Blanquet

How do you feel right now, as a comic artist, an animator or an illustrator, perhaps even as a pupeteer?
I feel like there are couple of personalities living inside of me at all times. In the morning I feel like drawing. In the afternoon I want to make a film and in the evening I want to take photos. I’m a little bit of all… a bizzare mixture.

What gives you better chance for expression? Working in 2D drawings or 3D objects or even in painting on female bodies?
Any of them is good, but I feel closest to drawing as it gives me a chance to refill my bateries…films and pictures stay more on a physical level. But drawing on the corner of my desk with pen and ink simply relaxes me.

We heard that you and Olive are working on a feature animation film. Can you tell us more about this?
Like everything I have been doing so far, this as well is a good experience. Some producer offered us, if we’d like to write a story for a feature animated film and I agreed immediatelly. The script and the dialogues are finished, as is a 3 minute pilot. The title of the project is Bad seed. It is a story about a teenager, that discovers an underground world. We don’t know yet if the film will be finished at all, but I do hope that I will meet a rich heiress and try hardest to win her heart and take a couple of millions off her hands.

What kind of experience you got from working with Olive for the children book Le Roi des Crabes? And also how was it for you working for children audience as there is so much grotesque and black humor and even violence in your other comics?
So far so good. Working together enables us to distance ourself from each other and exchange a lot of different ideas at the same time. Children are very much attracted by my images. Children like violence and absurdity… adults are the ones that are afraid to buy such books for their children, although children generally like cruel situations and dark colours…I’m sure, it reminds them of their nightmares.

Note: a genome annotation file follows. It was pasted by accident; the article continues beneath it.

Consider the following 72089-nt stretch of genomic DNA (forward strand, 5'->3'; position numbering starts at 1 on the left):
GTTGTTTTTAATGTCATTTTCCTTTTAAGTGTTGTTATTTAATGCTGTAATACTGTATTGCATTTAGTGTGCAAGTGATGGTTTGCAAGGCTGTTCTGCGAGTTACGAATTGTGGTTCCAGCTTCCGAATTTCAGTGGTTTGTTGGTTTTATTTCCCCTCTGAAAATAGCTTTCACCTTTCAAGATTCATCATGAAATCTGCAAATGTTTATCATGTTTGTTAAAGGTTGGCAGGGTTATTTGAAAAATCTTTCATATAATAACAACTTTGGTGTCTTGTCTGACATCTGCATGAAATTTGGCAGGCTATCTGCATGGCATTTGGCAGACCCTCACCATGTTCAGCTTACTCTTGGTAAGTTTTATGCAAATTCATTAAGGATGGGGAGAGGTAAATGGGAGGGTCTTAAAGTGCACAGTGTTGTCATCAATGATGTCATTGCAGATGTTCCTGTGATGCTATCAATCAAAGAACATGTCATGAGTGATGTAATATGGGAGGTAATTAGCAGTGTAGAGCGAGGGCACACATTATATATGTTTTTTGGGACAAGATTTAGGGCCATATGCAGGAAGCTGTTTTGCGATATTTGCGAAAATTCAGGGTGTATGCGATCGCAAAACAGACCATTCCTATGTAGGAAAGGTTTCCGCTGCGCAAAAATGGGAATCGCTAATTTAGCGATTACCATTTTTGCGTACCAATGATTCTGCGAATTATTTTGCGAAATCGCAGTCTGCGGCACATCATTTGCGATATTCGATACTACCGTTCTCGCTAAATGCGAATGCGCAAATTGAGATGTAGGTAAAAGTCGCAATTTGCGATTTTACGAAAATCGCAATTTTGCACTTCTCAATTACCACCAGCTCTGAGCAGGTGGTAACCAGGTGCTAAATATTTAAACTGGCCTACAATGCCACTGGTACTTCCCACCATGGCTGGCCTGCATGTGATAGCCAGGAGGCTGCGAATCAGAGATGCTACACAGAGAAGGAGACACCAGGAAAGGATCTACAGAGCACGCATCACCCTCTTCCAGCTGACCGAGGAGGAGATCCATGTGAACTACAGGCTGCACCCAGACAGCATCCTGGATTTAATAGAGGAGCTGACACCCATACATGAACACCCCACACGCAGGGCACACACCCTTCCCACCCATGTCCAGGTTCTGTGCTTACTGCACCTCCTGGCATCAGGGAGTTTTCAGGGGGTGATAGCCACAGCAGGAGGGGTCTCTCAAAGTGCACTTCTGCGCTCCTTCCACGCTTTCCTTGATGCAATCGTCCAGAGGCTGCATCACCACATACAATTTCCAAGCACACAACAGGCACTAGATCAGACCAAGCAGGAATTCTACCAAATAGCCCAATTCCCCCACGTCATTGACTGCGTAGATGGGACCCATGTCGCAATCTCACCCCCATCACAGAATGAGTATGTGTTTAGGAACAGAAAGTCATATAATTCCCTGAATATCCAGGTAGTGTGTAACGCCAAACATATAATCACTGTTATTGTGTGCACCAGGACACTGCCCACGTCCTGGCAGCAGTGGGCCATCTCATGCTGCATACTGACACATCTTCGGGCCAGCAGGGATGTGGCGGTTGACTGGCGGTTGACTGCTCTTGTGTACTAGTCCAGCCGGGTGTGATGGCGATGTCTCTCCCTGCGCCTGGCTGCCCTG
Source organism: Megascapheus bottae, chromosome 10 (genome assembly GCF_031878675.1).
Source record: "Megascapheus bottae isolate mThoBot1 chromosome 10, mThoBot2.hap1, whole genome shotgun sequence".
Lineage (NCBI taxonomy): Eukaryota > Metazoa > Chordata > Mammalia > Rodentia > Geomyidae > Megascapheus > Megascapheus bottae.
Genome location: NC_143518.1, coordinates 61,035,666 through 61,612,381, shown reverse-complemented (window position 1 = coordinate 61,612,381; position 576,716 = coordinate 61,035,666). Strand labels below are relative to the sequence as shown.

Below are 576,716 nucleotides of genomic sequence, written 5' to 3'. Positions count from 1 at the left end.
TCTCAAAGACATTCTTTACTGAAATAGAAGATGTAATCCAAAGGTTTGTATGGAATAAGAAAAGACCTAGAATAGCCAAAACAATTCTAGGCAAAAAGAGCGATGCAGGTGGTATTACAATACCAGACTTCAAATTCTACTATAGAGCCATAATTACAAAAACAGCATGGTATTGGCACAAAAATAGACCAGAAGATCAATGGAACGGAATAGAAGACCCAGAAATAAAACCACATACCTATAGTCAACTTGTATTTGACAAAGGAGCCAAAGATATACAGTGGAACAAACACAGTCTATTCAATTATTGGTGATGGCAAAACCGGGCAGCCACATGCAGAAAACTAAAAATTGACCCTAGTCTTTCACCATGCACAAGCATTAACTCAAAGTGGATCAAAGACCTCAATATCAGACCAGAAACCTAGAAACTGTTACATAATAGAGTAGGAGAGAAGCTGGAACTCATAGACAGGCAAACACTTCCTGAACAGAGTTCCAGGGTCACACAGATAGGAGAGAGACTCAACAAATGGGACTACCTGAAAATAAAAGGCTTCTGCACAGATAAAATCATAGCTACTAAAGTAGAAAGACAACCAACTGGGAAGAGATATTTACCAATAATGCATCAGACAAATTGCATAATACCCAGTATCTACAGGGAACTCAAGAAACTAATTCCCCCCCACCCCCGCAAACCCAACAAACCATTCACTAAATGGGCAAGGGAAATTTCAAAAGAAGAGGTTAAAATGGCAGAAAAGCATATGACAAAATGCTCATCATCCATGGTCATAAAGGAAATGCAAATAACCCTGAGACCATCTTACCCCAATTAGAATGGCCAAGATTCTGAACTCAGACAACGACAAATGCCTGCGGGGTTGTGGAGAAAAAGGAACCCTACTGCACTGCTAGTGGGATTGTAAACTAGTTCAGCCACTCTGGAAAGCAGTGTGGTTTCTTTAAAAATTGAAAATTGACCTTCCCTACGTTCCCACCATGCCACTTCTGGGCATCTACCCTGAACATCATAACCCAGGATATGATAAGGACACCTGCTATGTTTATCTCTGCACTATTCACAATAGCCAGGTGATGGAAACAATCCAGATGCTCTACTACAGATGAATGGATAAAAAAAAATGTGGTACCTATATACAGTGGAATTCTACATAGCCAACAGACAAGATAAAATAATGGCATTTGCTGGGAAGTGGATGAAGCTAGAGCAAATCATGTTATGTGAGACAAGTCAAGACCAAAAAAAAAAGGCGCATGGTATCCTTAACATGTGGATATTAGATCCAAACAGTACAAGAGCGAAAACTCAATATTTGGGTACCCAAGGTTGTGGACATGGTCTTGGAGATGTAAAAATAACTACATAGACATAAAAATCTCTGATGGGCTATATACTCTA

Where does all this darkness and grotesque in your stories come from anyway? Are you having horrible dreams or are they a reflexion of your own perception of reality?
I do not make any difference between reality and dreams. I have an impression, that they’re both mixed together. Most beautiful dreams I had are nightmares and it amuses me and makes me take a distance towards the lenght of life. My own life. And it’s about the same in my stories.

Where did you come with the idea to use silhuets for your last comic books (La nouvelle aux pis, Bouquet Bonheur…)?

It was a coincidence more or less. I made an image in similar style for l’Association. Then I wanted to make a longer story and was looking for a trick to tell it fast, draw quicker. So I thought it would be nice to have a book made of shadows, as it’s a time-saver when it comes to visuals, and at the same time it gives you an immpression of something mysterious.

 

Do you feel an important artist on the contemporary French visual art scene? What’s your place in it and do you feel you are strictly a comic artist?
I don’t feel like I would like to take any position at all. I’m lucky that some of the publishers, like Cornélius, are giving me completelly free hands with making the comic books. Others like Alan Beaulet, for example, are not afraid to publish books with body paintings I made. Newspapers call me to make illustrations, but I don’t know if that matters… It matters that I’m having fun with my drawings in my own universe. I don’t feel like I’m belonging to a comic community… more to a drawing community and those, that invented their own universe.

You’ve worked a lot recently for american publishers. You sent a lot of your short stories to American anthologies. Why isn’t there an album of your own published in America yet?
Some years have past since they wanted to make books with me at Fantagraphics. But I did not find any time for that… Next year we should make a book with Monte Beauchamp, that works for Blab!, but nothing is set yet.

You started publishing your comix by yourself. Do you think self-publishing is still an important movement for comic artists?
I don’t know if it’s important, but it sure is good to be able to show your work…and if an artist does not succeed in convincing the editor, then it’s best he publishes his work himself… that way he’ll at least exist as an artist.

What are your new projects?
I’m working on a new book for Cornélius, a dark story on 200 pages….



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